On ‘C’est La Vie,’ Phosphorescent’s Psych-Country Balladry Has Become Immortal

Philip Cosores

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In 2018, plenty of musical fandoms are driven by the cult of personality. Even when the accompanying music is superb (which often isn’t the case), it’s the story and the persona, the myth of celebrity that drives these artists forward. The focus is completely inward, a closed feedback loop centered on the reputation of the artist and all the flashy accouterment that comes with that. This is fame first, music second, a bargain that many artists are willing to take, and may they continue to pursue the glorious mess of fickle popularity without judgment.

This is not the kind of renown Matthew Houck is interested in. In the case of an artist like Houck, the tenured psych-folk musician who writes and records as Phosphorescent, the figure of the artist recedes a bit, and the songs take center stage. Or more importantly, larger themes the music gestures toward become the primary focus. In this type of fandom, the fan and the artist are both looking outward, angling and aching toward a third thing; the songs are a conduit for that quest, a cultivation of reaching that’s not designed to ever fully grasp anything. Houck doesn’t want you to look at him, he wants you to look, with him, at the song. For this reason, he’s reluctant to talk at length about himself or his personal life, in his mind, that isn’t really what the songs are even about.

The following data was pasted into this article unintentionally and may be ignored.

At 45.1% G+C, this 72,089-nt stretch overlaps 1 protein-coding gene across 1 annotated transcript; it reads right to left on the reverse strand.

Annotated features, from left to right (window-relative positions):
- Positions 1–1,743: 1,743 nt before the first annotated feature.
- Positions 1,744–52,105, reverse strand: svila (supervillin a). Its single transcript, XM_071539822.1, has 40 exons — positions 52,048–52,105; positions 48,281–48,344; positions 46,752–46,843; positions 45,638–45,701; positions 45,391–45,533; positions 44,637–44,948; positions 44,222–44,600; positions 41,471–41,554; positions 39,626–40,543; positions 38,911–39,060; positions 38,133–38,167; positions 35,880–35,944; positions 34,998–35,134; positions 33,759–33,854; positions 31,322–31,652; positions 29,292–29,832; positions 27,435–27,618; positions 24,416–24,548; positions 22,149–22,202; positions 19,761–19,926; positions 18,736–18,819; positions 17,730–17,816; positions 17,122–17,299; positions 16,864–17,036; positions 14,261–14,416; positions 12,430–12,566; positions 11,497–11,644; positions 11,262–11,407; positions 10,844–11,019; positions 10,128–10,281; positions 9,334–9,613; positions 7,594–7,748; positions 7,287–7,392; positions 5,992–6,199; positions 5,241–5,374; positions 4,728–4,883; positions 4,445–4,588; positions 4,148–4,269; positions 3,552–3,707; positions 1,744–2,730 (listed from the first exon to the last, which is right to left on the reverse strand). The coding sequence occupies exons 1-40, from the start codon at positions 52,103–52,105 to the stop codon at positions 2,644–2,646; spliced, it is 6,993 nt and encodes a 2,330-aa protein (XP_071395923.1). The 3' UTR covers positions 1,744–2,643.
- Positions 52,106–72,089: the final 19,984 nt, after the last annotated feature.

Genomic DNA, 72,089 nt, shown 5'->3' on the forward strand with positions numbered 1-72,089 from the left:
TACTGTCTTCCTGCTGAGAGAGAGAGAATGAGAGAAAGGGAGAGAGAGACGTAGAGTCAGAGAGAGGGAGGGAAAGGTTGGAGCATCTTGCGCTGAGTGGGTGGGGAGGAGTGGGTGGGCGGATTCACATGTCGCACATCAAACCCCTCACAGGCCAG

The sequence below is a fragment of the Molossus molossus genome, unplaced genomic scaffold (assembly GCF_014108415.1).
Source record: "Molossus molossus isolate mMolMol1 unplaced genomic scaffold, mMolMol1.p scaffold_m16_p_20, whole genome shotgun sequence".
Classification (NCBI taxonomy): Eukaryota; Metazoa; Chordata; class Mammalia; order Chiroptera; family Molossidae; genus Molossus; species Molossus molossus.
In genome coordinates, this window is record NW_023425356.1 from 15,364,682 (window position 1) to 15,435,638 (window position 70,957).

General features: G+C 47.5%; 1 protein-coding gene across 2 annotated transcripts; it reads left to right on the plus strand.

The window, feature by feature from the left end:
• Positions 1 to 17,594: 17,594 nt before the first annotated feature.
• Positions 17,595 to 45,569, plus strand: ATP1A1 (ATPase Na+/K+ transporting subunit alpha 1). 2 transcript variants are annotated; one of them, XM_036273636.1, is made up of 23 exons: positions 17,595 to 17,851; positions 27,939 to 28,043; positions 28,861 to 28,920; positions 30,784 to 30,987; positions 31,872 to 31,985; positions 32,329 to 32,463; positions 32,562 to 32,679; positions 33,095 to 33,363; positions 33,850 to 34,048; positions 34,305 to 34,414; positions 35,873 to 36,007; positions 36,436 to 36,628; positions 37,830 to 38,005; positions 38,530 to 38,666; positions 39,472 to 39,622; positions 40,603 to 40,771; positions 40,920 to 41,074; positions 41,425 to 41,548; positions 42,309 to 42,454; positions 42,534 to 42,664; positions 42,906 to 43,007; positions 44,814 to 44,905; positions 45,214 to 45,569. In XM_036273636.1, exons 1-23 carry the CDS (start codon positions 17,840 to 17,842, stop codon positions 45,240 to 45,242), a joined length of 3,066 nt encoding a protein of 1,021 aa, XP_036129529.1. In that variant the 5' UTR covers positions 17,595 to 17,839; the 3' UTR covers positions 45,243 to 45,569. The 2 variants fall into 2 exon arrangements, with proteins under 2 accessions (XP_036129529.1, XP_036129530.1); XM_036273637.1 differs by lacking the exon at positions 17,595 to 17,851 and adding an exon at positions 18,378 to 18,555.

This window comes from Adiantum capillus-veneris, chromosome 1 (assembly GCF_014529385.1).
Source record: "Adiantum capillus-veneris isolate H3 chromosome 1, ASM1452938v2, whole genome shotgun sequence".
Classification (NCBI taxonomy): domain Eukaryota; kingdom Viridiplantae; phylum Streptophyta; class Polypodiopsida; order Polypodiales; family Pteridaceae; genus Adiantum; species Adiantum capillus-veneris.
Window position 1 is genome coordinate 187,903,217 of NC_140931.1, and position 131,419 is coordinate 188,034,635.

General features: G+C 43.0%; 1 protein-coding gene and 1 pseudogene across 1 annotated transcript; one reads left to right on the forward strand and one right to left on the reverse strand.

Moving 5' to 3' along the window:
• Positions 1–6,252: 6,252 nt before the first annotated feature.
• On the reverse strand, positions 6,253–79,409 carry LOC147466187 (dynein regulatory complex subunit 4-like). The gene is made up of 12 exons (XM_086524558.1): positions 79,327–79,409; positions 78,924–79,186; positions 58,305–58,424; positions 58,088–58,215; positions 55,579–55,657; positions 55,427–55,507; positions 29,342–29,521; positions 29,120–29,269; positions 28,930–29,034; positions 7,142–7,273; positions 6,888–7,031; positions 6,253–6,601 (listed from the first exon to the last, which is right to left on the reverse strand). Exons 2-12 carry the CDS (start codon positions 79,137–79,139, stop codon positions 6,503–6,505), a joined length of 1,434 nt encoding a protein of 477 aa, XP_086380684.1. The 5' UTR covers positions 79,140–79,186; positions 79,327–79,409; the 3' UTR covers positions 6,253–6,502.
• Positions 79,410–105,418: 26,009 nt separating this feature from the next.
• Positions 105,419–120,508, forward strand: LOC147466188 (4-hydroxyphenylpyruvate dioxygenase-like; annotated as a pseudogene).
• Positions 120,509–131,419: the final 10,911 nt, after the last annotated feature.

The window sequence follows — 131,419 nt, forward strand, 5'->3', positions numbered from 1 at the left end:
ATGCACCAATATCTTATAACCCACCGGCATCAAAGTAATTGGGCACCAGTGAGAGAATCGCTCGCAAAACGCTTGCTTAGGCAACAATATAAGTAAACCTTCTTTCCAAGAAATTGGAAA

And he’s right — a sense of external reckoning thrives in the ethos of Houck’s music, propelling him to six full-length albums of original material and six release on the storied indie label Dead Oceans, including a much-praised Willie Nelson covers album, To Willie, in 2009, and 2015’s gorgeous live release, Live At Music Hall. In between those two, in 2013, came Phosphorescent’s biggest album to date, Muchacho, a swaggering beast of a record that trades on psychedelia and the blues, and managed to hit No. 59 on the Billboard 200 chart, no small feat for an independent release in the streaming era.

Muchacho was also the first album to feature Houck’s now-wife, Jo Schornikow, an element that pushed his personal life into the forefront like never before. “In the past, I was always very protective of my personal life. I kept a division between Matthew Houck and Phosphorescent,” Houck explained to me, while we sat in the back studio of the newly reopened disco bar, Gold Diggers, in East Hollywood.

Formerly a bikini bar (read: strip club with lingerie), the retrofitted dive bar and music venue would host a private show that night, populated with label folk and a few members of the press, where Houck and his band would debut most of the songs off their long-awaited, stunning new album, C’est La Vie, for the first time. “Be nice,” Houck joked to the crowd. “The way you react will determine how I feel about the album for the next several months.”